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CATS

Campus Administrative Training Series / Bloomington Financial and Administrative Resource Page
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CATS Sessions Top Common Courtesies

If you have any common courtesies that you would like to share, please send an email to cats@indiana.edu

July 2013 Session

Have you ever noticed in meeting settings and just day to day conversations folks that interrupt or speak over a person that is attempting to add to a conversation. We get caught up in the conversations, unintentionally we speak over the person or interrupt when the person is desperately wanting to be part of the dialogue or provide important information. Over the years I catch myself doing the butting in and I apologize to all. This is rude to the person who still may be forming their thoughts. Let’s sit back and wait our turn. What’s the hurry? We need to respect as we would want to be respected and have our ample time to devote to the conversation or meeting.

June 2013 session

#1   Be wary of the grinning dog: watch out for people who are acting overly friendly, they might not be what they’re portraying to be.

#2   Don't fly so high that you can't come down: sometimes we feel and act above everyone else and that would lead to loneliness and unhappiness.

May 2013 session

#1   Give credit where credit is due. Moral: always give credit and acknowledge someone’s contribution and ability.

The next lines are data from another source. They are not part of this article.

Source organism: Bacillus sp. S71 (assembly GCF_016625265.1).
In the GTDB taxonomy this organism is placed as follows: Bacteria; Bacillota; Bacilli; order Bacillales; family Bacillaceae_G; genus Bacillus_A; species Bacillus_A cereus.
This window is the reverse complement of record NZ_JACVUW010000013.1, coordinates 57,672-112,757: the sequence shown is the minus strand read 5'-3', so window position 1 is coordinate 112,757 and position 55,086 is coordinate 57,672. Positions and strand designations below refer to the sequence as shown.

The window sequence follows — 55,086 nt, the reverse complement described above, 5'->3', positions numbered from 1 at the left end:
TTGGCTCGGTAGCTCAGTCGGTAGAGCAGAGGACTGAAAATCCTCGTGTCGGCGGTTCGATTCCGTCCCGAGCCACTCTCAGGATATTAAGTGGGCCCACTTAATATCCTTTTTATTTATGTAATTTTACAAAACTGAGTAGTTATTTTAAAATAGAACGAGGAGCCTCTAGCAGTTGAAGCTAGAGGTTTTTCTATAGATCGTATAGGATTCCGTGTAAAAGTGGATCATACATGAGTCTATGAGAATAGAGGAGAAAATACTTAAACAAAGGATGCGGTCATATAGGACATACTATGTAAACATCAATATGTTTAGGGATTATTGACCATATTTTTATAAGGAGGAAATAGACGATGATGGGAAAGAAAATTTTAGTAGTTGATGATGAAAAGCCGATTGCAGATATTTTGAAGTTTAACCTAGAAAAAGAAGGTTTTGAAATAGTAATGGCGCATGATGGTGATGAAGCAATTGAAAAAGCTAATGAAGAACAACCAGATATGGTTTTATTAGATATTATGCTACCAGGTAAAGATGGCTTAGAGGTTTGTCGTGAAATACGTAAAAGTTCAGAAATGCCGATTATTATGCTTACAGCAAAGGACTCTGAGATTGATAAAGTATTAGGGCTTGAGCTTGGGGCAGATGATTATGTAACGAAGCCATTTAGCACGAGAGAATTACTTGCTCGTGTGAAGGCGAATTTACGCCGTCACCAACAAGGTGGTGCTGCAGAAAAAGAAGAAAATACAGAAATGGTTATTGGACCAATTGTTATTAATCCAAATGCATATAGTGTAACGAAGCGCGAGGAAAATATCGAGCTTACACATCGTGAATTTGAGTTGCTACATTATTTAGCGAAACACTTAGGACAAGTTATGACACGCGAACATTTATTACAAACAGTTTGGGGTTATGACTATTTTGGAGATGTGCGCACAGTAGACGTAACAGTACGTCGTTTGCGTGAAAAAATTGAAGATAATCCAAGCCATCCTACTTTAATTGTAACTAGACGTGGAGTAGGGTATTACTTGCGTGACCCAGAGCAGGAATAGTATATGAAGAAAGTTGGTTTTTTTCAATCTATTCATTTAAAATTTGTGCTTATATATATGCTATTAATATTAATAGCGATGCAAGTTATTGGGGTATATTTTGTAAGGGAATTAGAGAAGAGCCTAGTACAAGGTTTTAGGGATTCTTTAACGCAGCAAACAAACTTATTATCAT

#2   Treat others as you would want them to treat you. Stop and think before you act upon or say something.

April 2013 session

#1   Say please when making a request, the receiver will know you are appreciative, Say Thank You, nothing flowery just a simple thank you goes a long way. Maybe even write a simple thank you note.

#2   If you arrive at an entrance at the same time as others, step back allow them to go forward or perhaps offer to open the door, what’s the hurry.

#3   Access to calendars should be used with respect, this privilege is a convenience to you not to be shared or misused, what is posted on calendars is the right and the responsibility of the owner not yours. Treat access to calendars the same way you would sensitive information and to your own calendar.

#4   If a request is made to you, you should try to respond with options. "NO" is not acceptable unless a policy/procedure prevents the activity.

#5   E-mail manners – this is difficult because the sender may highlight words for your attention, means nothing other than that. A rule of thumb, use the phone to call the other party if email is not accomplishing your intent or if there may be a misunderstanding.

#6   Frustration for whatever can be eased by taking a 10-minute walk with a friend.